You gotta wonder about the conversations (and rationalizations) that happen in Twitter’s corporate boardrooms. After a year in which the social media giant was widely and repeatedly condemned for its overwhelming whiteness, the company announced this week that it’s hired — brace yourself — a white man to lead its diversity initiatives.
It's one of those headlines that need the disclaimer: Not an Onion article.
[jump] As The New York Times reports, Jeffrey Siminoff, former head of diversity at Apple, will succeed Janet Van Huysse as Twitter’s vice president of diversity and inclusion. Fans of the new hire (i.e., fellow white dudes) point to Siminoff’s LGBT activism as evidence that he’s, you know, diverse — as if sexuality is a proxy for race or gender.
Critics, however, aren’t mollified.
“Only 3 percent of Twitter’s employees are black or Latino, according to publicly released numbers, and Twitter could have made a bold statement by hiring a woman or racial minority for what is ultimately a symbolic role,” Mark S. Luckie, the company’s former manager of journalism and news, writes on The Verge.
Luckie notes that while Siminoff’s diversity record at Apple wasn’t appalling — “Apple hired 65 percent more female employees, 50 percent more black employees, and 66 percent more Hispanic employees over last year” — neither was it totally transformative: 69 percent of Apple employees are male and 54 percent are white, Luckie reminds us.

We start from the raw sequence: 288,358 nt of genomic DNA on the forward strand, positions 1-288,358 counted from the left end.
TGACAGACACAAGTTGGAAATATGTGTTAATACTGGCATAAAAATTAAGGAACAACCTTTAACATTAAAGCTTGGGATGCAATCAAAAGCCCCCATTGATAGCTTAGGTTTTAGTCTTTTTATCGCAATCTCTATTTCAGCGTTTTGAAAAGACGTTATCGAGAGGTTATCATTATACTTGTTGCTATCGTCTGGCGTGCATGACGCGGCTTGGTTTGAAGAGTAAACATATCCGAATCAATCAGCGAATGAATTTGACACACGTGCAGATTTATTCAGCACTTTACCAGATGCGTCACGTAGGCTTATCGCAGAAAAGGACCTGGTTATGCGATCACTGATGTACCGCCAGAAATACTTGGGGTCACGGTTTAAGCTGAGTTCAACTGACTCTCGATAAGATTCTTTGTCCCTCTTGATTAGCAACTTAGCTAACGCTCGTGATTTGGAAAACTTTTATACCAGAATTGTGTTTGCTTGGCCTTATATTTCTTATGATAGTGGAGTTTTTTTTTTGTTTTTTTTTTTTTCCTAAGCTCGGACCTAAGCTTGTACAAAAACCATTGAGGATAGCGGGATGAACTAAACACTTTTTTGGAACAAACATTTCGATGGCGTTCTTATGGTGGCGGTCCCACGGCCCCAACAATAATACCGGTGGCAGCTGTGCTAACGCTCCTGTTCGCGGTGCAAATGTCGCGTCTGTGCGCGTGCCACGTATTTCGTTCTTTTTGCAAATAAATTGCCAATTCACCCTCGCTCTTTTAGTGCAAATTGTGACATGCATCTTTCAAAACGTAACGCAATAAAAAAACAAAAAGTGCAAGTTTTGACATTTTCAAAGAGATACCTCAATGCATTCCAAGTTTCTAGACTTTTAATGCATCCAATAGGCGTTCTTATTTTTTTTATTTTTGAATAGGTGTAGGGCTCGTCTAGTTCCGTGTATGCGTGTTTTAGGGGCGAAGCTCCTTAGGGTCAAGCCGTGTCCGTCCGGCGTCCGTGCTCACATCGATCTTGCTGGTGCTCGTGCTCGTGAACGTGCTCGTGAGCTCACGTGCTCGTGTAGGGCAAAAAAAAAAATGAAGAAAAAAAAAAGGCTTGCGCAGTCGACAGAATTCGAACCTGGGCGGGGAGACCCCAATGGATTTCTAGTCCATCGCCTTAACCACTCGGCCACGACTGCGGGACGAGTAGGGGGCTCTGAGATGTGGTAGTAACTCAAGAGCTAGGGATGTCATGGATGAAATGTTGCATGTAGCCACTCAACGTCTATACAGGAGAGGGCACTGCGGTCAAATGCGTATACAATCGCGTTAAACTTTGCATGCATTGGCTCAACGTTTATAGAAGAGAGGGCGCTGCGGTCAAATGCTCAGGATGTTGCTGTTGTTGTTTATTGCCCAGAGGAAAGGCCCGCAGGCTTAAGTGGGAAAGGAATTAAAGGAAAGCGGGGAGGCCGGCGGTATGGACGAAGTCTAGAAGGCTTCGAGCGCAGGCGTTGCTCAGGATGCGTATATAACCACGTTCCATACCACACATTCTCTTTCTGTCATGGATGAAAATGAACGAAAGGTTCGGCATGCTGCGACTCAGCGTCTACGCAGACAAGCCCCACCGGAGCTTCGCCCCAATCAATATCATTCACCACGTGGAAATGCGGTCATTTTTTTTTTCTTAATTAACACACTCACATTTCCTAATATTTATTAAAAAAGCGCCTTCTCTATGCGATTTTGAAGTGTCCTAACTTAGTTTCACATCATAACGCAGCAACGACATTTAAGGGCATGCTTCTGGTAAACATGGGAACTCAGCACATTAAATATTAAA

The numbers are even worse at Twitter, where only two percent of the company’s employees are African-American and four percent are Hispanic or Latino.
In November, Twitter came under fire from Rev. Jesse Jackson, who pressured CEO Jack Dorsey to release data on the number of minorities laid off during an October housecleaning in which eight percent of the workforce was canned. (The layoffs were prompted, at least in part, by a lackluster revenue forecast.)
Also in November, a former top engineer at Twitter lambasted the company for not having “any managers, directors, or VP’s of color in engineering or product management.”
Four months ago, Van Huysse indicated on Twitter’s corporate blog (in a post entitled “We're committing to a more diverse Twitter”) that the company planned to increase the number of African-Americans and Hispanics in technology roles to nine percent and in leadership roles to six percent.
In hiring Siminoff — a qualified applicant, yes, but one who enshrines the status quo — the company has basically offered a big fuck you to both its own diversity mandates and to all those who want to see tech become less monochromatic.
Meet the new Twitter, same as the old Twitter.